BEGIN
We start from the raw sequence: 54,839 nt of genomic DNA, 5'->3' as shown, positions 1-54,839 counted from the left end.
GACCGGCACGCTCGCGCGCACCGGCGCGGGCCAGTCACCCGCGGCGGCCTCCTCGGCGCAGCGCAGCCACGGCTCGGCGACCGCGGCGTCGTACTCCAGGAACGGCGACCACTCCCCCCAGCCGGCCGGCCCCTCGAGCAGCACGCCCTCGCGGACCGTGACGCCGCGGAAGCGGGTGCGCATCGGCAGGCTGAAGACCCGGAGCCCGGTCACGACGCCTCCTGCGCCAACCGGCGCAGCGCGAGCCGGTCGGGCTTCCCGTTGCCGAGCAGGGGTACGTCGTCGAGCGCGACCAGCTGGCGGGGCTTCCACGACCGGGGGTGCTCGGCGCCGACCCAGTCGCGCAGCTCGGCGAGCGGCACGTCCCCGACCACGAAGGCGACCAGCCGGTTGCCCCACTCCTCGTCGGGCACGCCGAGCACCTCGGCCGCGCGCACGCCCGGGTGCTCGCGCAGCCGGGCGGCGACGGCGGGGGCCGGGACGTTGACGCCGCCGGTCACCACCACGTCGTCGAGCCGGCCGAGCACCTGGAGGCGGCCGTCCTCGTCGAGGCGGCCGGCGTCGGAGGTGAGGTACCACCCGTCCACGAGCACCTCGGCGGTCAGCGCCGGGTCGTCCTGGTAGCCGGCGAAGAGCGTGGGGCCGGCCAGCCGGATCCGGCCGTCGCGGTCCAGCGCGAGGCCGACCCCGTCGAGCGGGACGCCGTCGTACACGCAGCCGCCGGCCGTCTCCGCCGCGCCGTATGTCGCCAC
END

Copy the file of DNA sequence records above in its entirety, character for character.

We start from the raw sequence: 54,839 nt of genomic DNA, 5'->3' as shown, positions 1-54,839 counted from the left end.
GACCGGCACGCTCGCGCGCACCGGCGCGGGCCAGTCACCCGCGGCGGCCTCCTCGGCGCAGCGCAGCCACGGCTCGGCGACCGCGGCGTCGTACTCCAGGAACGGCGACCACTCCCCCCAGCCGGCCGGCCCCTCGAGCAGCACGCCCTCGCGGACCGTGACGCCGCGGAAGCGGGTGCGCATCGGCAGGCTGAAGACCCGGAGCCCGGTCACGACGCCTCCTGCGCCAACCGGCGCAGCGCGAGCCGGTCGGGCTTCCCGTTGCCGAGCAGGGGTACGTCGTCGAGCGCGACCAGCTGGCGGGGCTTCCACGACCGGGGGTGCTCGGCGCCGACCCAGTCGCGCAGCTCGGCGAGCGGCACGTCCCCGACCACGAAGGCGACCAGCCGGTTGCCCCACTCCTCGTCGGGCACGCCGAGCACCTCGGCCGCGCGCACGCCCGGGTGCTCGCGCAGCCGGGCGGCGACGGCGGGGGCCGGGACGTTGACGCCGCCGGTCACCACCACGTCGTCGAGCCGGCCGAGCACCTGGAGGCGGCCGTCCTCGTCGAGGCGGCCGGCGTCGGAGGTGAGGTACCACCCGTCCACGAGCACCTCGGCGGTCAGCGCCGGGTCGTCCTGGTAGCCGGCGAAGAGCGTGGGGCCGGCCAGCCGGATCCGGCCGTCGCGGTCCAGCGCGAGGCCGACCCCGTCGAGCGGGACGCCGTCGTACACGCAGCCGCCGGCCGTCTCCGCCGCGCCGTATGTCGCCAC